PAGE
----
Nagorno-Karabakh 'execution' video prompts Council of Europe war crime probe: report

©Al-Araby Al-Jadeed

Europe's top human rights watchdog, the Council of Europe, is investigating a video it has received of an alleged Azerbaijani execution of captured Armenian soldiers, the BBCreported on Saturday.

As the fighting continues between Azerbaijan and Armenia over the Nagorno-Karabakh region, videos of an alleged war crime have emerged on social media platforms.

One video viewed by The New Arab depicted what appears to be the shooting of two captured Armenian soldiers draped with Armenian flags, while their hands are tied behind their backs.

Armenia has publicly identified the killed soldiers as 73-year-old Benik Hakobyan and 25-year-old Yuri Adamyan, while Azerbaijan has dismissed the videos as fake.

In an exclusive investigation, the BBC said it analysed videos from the two warring sides, but could only verify two clips to be what they purported to be.

After studying the clips of the apparent execution of war prisoners, the BBC confirmed they were filmed in Hadrut – a town in southern Nagorno-Karabakh. The investigation also confirmed the man giving commands is "a native Azerbaijani speaker with a regional accent".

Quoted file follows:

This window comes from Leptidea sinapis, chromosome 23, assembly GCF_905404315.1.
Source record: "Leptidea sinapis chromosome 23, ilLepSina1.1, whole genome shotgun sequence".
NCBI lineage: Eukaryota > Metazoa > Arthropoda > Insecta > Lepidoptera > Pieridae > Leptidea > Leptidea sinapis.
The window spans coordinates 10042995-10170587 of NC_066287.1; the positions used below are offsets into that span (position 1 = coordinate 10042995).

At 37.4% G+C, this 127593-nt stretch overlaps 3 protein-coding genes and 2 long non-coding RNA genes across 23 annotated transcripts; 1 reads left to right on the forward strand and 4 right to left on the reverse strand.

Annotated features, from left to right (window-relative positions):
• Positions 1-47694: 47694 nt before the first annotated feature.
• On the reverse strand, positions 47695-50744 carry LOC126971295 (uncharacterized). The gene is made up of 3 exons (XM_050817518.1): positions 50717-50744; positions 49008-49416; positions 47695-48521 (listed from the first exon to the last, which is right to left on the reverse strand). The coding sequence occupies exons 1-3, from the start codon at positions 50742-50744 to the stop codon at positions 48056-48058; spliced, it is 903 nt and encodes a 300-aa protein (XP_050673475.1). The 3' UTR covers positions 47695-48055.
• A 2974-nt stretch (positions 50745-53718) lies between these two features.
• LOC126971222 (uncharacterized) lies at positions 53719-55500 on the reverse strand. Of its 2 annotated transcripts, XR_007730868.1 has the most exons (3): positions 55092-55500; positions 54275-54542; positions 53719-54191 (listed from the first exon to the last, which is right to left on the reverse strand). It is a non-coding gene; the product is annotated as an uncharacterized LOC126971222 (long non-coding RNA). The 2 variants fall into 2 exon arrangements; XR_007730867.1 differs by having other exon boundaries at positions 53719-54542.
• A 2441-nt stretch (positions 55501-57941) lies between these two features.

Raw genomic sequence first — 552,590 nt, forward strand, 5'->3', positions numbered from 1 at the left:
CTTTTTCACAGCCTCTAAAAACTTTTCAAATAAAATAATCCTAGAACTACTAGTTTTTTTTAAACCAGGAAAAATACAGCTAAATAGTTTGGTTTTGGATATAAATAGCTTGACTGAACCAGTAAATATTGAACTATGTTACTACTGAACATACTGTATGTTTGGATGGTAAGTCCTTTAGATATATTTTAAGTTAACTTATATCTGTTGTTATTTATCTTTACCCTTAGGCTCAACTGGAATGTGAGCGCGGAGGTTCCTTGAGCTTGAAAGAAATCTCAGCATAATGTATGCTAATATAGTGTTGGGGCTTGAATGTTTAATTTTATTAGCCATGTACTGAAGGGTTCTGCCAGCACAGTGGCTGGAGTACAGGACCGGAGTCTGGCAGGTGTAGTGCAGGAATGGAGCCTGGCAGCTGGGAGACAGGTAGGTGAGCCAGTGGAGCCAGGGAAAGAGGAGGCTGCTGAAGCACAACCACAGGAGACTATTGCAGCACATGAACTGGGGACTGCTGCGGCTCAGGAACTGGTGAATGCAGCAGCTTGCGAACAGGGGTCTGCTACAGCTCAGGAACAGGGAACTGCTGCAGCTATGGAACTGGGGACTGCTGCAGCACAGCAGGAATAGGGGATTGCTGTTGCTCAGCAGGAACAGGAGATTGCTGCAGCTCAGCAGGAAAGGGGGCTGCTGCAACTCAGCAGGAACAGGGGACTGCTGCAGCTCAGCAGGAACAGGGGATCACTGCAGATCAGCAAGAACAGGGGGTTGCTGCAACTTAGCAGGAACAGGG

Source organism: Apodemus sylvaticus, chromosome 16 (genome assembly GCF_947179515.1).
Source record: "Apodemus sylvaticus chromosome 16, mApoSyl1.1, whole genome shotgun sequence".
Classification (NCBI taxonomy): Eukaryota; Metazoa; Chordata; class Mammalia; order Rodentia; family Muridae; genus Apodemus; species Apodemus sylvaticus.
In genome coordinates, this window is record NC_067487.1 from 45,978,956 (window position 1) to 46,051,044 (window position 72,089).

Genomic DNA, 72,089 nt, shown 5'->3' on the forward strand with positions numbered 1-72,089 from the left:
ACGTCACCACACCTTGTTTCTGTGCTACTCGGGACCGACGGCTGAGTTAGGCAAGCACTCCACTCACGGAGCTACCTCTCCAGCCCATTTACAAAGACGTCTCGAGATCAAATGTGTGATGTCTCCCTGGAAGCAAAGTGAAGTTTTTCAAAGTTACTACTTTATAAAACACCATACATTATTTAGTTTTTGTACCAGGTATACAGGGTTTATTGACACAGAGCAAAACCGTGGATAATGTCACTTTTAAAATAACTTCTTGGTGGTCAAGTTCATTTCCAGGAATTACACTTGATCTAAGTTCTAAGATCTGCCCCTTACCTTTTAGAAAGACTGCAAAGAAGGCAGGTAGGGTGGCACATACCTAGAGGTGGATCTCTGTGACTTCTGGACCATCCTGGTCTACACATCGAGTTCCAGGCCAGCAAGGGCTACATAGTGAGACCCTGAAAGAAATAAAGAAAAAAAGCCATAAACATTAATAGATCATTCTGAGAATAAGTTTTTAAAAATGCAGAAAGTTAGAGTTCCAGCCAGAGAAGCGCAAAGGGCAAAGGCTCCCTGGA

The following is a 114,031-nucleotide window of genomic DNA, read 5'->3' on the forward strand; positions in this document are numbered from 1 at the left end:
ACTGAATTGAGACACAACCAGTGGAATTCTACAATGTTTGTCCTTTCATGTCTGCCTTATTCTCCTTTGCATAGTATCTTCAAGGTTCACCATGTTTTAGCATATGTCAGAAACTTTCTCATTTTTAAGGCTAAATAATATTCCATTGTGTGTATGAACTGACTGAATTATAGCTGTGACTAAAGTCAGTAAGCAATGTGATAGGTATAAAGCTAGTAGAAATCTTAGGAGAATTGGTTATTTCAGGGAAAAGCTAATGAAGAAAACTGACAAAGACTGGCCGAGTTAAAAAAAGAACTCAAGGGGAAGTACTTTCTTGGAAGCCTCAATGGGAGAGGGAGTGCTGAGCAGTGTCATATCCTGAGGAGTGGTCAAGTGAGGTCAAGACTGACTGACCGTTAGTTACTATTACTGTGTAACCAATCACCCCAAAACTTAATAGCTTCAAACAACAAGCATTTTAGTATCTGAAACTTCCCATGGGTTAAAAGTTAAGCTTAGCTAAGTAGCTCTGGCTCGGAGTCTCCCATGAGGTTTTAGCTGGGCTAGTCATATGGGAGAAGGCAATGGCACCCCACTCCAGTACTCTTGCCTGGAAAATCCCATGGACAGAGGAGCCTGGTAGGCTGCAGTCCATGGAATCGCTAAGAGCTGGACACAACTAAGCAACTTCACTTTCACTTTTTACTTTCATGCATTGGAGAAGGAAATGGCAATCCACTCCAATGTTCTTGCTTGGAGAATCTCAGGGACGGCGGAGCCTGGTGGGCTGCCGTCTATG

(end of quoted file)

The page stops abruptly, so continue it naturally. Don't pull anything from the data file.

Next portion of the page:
Read also: Turkey's Armenians 'cannot breathe' as Karabakh rhetoric rages

The BBC investigation additionally found that a clip on Telegram – circulating as the alleged shooting of an Azerbaijani prisoner of war by Armenian soldiers – is actually a 2013 video from Russia.

Azerbaijan claimed it took control of Hadrut on October 9. The videos appeared nearly a week later. Azerbaijan's prosecutor general has claimed to conduct an investigation which found the videos to be "fake".

Since the fighting erupted on September 27, dozens of civilians have been confirmed killed, while thousands of soldiers are beleived to have died in the conflict.

Dozens of civilians have been confirmed killed and the Armenian side has acknowledged 350 military deaths, while Azerbaijan has not admitted to any fatalities among its troops.

Turkey's strong backing for Azerbaijan has sown fears that the conflict could spiral into a full-blown war embroiling Ankara with Moscow, which sells weapons to both sides but has a military treaty with Armenia.

The mountainous enclave, home to over 100,000 ethnic Armenians, is internationally recognised as part of Azerbaijan.

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